Eating too much protein will kill you? That’s the message left by hundreds of headlines and news stories earlier this week. But the statement was misleading at best and untrue in regards to the individual who died. Yet most stories ran with quotes like this:
Meegan Hefford, a mother of two and bodybuilder, died after an overconsumption of protein shakes, supplements and protein-rich foods.
Source: Bodybuilder mom dies from too much protein before competition | New York Post
or “That Extra Scoop of Protein in Your Shake Might Actually Kill You”
The family is calling for government regulation of “protein shakes or supplements”, presumably to require a doctor’s prescription and be dispensed at a pharmacy.
Many news stories about this event imply that eating too much protein will kill you. Which it can, if you too suffer from a rare medical disorder. She had a genetic disorder that caused her body to fail to remove ammonia from the blood stream. That’s what killed her.
The disorder is “urea cycle disorder“:
is a genetic disorder caused by a mutation that results in a deficiency of one of the six enzymes in the urea cycle. These enzymes are responsible for removing ammonia from the blood stream. The urea cycle involves a series of biochemical steps in which nitrogen, a waste product of protein metabolism, is removed from the blood and converted to a compound called urea in the blood. Normally, the urea is transferred into the urine and removed from the body. In urea cycle disorders, the nitrogen accumulates in the form of ammonia, a highly toxic substance, resulting in hyperammonemia (elevated blood ammonia). Ammonia then reaches the brain through the blood, where it can cause irreversible brain damage, coma and/or death.
Men’s Health got the story correct. Days later some of the other headlines morphed into the accurate “Australian mom with rare disorder dies eating high-protein diet“.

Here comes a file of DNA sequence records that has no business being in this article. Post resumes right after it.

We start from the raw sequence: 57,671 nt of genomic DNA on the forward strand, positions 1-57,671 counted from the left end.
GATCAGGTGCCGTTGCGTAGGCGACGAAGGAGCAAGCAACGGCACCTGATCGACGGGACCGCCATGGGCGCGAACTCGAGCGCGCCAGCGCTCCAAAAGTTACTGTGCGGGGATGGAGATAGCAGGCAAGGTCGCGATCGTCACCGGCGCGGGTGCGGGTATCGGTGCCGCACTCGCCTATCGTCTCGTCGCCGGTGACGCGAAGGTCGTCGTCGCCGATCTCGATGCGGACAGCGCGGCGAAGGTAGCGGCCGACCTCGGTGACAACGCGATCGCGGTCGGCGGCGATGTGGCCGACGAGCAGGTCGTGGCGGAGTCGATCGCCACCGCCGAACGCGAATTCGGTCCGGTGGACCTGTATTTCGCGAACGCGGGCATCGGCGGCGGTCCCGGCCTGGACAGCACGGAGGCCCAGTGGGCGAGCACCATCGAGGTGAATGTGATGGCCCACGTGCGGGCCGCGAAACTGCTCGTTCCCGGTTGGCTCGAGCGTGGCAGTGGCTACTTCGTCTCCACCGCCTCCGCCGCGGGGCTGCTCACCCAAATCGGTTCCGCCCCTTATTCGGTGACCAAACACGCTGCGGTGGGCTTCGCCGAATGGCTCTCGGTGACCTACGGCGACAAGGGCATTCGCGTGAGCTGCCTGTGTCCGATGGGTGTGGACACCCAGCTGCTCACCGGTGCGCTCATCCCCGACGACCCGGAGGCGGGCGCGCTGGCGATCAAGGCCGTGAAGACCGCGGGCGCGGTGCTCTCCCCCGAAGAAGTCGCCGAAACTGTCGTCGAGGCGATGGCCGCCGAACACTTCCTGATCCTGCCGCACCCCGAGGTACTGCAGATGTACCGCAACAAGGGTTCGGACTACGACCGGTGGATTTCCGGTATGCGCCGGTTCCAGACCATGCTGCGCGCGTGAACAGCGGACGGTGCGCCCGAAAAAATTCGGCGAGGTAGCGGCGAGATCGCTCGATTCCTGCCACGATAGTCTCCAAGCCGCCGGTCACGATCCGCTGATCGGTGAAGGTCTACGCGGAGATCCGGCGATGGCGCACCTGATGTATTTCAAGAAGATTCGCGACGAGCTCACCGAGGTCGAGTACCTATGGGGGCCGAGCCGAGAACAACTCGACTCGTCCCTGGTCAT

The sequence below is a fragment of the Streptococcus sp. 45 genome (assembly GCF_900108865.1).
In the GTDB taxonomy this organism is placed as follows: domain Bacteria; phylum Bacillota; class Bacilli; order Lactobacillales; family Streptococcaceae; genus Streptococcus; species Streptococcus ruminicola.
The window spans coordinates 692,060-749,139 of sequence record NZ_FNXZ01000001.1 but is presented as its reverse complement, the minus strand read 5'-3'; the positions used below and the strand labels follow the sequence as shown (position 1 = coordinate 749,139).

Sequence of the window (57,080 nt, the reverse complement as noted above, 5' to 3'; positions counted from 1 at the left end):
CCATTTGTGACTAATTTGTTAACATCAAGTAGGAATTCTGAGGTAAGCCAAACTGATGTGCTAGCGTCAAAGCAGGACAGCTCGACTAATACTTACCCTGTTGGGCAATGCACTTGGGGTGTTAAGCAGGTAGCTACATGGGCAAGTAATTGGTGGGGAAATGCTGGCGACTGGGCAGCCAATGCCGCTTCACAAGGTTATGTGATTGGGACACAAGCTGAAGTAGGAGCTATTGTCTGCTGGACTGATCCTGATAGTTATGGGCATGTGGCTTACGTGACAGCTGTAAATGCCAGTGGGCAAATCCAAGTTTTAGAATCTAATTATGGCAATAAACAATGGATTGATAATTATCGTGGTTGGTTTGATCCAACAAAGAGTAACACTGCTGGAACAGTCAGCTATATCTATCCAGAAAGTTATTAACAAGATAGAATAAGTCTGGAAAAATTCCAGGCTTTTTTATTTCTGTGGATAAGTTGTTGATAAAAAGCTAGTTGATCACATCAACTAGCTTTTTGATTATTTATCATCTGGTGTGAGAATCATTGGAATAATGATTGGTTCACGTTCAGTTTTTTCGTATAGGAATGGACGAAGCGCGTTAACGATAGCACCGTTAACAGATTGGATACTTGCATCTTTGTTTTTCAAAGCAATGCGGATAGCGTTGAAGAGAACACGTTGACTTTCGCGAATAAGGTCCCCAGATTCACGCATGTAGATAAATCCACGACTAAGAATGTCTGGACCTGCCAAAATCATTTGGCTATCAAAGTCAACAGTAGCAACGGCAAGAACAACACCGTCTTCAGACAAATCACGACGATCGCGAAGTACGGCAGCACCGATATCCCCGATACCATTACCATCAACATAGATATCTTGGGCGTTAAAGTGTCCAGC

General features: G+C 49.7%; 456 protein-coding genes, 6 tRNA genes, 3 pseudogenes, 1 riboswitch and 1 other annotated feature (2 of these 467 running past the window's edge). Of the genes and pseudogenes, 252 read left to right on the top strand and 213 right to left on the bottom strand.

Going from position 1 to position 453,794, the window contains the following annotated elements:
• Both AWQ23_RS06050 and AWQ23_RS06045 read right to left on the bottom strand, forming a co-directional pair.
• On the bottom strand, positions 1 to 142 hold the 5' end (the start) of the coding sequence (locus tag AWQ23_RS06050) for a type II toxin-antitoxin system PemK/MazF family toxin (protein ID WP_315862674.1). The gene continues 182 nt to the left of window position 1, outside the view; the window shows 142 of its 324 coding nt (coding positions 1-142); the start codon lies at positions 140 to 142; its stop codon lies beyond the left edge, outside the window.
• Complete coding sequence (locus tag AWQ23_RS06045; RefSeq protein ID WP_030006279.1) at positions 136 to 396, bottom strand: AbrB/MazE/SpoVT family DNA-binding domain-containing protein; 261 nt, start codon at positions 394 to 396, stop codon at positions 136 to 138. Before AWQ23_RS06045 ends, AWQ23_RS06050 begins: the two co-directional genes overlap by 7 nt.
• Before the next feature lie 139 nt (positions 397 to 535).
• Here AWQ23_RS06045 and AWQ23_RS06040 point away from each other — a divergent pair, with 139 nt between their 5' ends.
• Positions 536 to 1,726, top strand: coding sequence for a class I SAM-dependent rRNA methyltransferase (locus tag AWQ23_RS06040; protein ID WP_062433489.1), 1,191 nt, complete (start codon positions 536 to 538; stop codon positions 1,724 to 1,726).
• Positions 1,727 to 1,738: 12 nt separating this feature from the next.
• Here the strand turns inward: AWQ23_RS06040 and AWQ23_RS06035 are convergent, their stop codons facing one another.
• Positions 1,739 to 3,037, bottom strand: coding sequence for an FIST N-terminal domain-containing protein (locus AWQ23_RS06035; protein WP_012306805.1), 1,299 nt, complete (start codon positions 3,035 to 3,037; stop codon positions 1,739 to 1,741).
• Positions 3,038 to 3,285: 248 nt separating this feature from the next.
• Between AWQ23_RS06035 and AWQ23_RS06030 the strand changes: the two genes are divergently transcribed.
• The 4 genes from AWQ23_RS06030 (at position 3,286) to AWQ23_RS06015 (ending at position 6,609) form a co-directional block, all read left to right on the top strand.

The media spun this into a viral fiction suitable for sharing on social media. When push comes to ad revenue, the media pays lip service to accurate reporting: It’s about the clicks and the social media shares. One writer says the media was straight up lying about this story to sell ads (I agree).
To make this work for them, the media down played or censored the rare disorder aspect of the story (censorship, cherry picking). If it is mentioned, it is mentioned in passing or at the end of the article. As shown on our blog, most people only read the headlines (especially those shared on social media) – the headline is the story.
The report – which comes from Australia and has no importance to people in the United States – became a focus because of multiple hooks:
- “eating too much protein” puts fear into everyone that this could happen to them (use of fear)
- Story involves a 25 year old Mom of two kids (stories about Mom’s with young kids target an emotional response),
- The victim was a 25 year old blonde fitness fanatic (she’s cute). You may have noticed that CNN and FOX generally *only* cover “cute lost white chicks”, sometimes for days and weeks on end – yet nearly a million people go missing every year and most are eventually found. But unless the missing are cute or have some other emotional hook attached, there is no news coverage and certainly no national news coverage. The subject’s cuteness is a prime reason for the story to run in the United States (every version of the story I checked had at least one and sometimes many photos of the victim). Heck, this one, with its outrageous fiction headline has five photos of the cute victim! And to further prove the point, the 12 year old story of missing Natalee Holloway is back to “Breaking” and “Developing” news reports today because … she’s cute. Remember, over 2,300 people go missing every day but only the missing cute white chicks get covered by the “news” services with saturation coverage for years.
In short, this story used multiple methods of propaganda for the purpose of selling eyeballs to advertisers. The hooks encouraged the sharing of the story on social media, thereby enlarging the potential ad audience.